Perhaps, that is the missing link in defining what public service means. Perhaps, the existence of a simple set of criteria about how public servants should do things would have avoided expenses scandals and avoided what seems to be the ongoing aftermath. Sadly my experience, based on the old adage that a camel is a horse designed by a committee leaves me concerned that such a venture might produce a list of 15 to 20 undefined terms – but hell we could give it a go and perhaps, just perhaps, define what public service will actually mean to both those who use those services and the people who provide them.

The study tour I referred to was part of a management development programme run by the King’s Fund College and the main message I took from this programme was not about the mechanics of management, but instead the importance of managing against a set of values. Value based management is hard work, there were countless occasions where I found myself apologising to people for not always living up to my own values. However, having values and telling people what they are raises standards.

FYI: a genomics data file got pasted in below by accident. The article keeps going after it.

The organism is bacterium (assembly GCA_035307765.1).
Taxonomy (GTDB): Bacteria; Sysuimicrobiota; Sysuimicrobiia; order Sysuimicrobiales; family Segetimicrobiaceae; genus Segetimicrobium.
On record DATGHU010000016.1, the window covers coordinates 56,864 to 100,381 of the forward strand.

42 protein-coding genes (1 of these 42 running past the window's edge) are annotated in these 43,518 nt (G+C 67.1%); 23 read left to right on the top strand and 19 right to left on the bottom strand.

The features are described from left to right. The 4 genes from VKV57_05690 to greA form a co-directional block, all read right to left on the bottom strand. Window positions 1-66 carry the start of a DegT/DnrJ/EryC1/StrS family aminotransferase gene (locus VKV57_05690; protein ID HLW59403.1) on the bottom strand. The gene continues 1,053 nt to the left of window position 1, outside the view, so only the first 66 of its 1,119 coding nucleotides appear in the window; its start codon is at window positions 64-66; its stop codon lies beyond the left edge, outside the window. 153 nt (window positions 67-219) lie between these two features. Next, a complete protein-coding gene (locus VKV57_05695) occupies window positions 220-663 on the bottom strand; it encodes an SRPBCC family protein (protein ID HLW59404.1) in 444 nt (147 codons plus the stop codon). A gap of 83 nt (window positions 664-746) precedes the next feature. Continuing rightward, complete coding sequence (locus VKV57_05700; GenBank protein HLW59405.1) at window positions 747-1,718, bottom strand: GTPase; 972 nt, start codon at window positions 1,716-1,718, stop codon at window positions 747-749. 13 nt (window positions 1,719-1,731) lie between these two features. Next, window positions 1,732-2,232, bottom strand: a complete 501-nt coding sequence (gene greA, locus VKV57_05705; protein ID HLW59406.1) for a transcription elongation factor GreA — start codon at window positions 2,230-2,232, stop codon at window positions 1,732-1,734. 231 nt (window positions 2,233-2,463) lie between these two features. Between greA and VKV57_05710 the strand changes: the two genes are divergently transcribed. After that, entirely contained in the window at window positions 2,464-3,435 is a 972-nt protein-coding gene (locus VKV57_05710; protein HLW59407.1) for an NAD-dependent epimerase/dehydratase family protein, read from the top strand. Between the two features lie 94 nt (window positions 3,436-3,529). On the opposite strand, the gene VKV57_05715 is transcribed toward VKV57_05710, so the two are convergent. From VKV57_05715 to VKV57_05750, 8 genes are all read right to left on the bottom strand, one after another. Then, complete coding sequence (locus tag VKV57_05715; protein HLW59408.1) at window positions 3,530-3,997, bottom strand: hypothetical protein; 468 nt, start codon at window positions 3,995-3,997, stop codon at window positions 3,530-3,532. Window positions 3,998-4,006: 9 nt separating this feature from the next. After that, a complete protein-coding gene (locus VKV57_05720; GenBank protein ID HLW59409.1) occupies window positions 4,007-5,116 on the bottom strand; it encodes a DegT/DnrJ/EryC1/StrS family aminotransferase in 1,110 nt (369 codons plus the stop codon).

In closing, I will share a story from my days on that King’s Fund programme. I had a friend at the time who was a manager of a store in a major retail chain; we spent many an evening in the local pub whilst I regaled him with my new found enthusiasm for value based management. He became enamoured with the concept (after all becoming enamoured gets a lot easier after a few beers) and decided that he would try and take this into his own organisation. His opportunity came at his bi annual review with the regional manager. This was done to a structured format, part of which was a presentation by my friend on pre prepared flip charts. On revealing the title of his presentation on values he instantly saw the unenthusiastic, if not hostile reaction on his bosses face. Of course he had no real choice but to continue with his pre prepared work, all the while seeing the boredom and irritation being displayed in front of him. His final chart was a brief list of his own personal values. His final words to his by now thunderously annoyed superior were ‘So, these are my values. But if you don’t like these I have others!’